I will update the thread with the first step tonight:

    -How to prepare a piece to make a mold from (Flanging)

  9. #9
    Senior Member Casper's Avatar
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    Oh no, you are totally correct.

    I wasn't looking for specific brands. I was just looking for some guidance. For example if I should buy a 5 gallon vacuum bag or a 10 gallon bag and why one would be better than the other.

    I'm really looking forward to this!!

    Thanks!

  10. #10
    Senior Member ActiveLife's Avatar
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    HOW TO PREPARE A PIECE TO MAKE A MOLD FROM (FLANGING)



    I have selected a very easy piece for this first demonstration. As we progress through this thread, the challenges and pieces will become more and more difficult, but some need to learn how to crawl before they can walk... and then we will eventually work into "running".


    NOTE: The points of interest on this piece only include the white surface that flows from one edge to the other… NOT THE CUT ENDS



    Picture ONE:
    I have selected a very basic piece with mild curvature and one bold detail line through the center. Due to the simplicity of this item, it is determined that a single piece mold will be suitable for the project.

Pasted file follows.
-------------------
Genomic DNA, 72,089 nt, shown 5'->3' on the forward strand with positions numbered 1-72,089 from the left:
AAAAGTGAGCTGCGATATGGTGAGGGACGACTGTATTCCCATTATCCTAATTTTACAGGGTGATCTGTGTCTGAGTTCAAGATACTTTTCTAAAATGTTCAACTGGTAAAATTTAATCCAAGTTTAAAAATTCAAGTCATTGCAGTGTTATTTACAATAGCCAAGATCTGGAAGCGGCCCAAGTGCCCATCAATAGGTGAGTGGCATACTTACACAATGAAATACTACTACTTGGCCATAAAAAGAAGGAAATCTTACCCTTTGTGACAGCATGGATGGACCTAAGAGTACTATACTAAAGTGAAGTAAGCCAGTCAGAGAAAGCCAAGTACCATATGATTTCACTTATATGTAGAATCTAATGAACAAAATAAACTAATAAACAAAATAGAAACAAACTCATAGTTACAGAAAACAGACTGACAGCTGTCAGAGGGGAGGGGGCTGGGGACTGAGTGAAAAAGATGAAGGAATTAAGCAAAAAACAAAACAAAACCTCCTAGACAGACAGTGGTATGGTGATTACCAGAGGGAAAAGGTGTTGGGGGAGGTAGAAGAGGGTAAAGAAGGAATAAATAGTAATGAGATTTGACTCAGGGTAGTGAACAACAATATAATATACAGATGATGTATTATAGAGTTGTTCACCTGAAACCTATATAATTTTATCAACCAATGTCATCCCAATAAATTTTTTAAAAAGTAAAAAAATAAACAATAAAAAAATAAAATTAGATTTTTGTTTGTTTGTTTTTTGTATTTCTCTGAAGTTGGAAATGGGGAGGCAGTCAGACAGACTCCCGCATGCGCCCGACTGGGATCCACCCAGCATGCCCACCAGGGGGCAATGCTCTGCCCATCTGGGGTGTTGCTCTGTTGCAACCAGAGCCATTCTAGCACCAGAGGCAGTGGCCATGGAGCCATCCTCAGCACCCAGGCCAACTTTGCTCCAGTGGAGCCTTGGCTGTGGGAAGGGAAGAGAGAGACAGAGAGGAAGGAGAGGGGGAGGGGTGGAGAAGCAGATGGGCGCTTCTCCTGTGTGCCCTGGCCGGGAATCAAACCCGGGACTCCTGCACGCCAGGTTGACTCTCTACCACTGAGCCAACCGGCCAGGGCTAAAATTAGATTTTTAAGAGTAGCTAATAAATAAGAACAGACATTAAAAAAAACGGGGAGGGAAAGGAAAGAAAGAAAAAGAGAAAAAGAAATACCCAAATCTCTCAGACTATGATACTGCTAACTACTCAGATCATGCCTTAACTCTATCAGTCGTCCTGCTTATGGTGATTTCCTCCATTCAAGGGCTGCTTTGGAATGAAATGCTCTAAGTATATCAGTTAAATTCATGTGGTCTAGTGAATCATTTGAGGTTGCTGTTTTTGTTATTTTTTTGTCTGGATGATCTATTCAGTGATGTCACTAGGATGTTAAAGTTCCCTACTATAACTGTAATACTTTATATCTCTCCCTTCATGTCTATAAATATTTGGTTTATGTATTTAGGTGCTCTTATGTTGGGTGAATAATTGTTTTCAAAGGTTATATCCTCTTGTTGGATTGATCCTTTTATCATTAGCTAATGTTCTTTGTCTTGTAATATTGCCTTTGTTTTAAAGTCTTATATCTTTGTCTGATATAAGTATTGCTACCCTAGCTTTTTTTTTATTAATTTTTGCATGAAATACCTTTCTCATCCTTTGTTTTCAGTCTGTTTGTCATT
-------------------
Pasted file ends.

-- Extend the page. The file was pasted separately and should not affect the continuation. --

NOTE: When selecting flanging material, take note of the parameter of the item to be flanged, if there are complex curves, a flexible material should be selected.



    Picture TWO:
    In the case with this piece, it is found that the item lays flat, so a flat panel of Lexan will be used for the flanging material.



    Picture THREE:
    The piece has been spaced off of the flanging material during bonding. The reason for this is so that the carbon fiber material will flow longer than the "final cut edge" of the fabricated panel. If the composites had to bend around a hard corner exactly where the finished edge should be, the quality of the end product would be jeopardized.



    Picture FOUR:
    This is another angle of how the item is spaced off of the flanging material.
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    Last edited by ActiveLife; 01-30-2012 at 11:42 PM.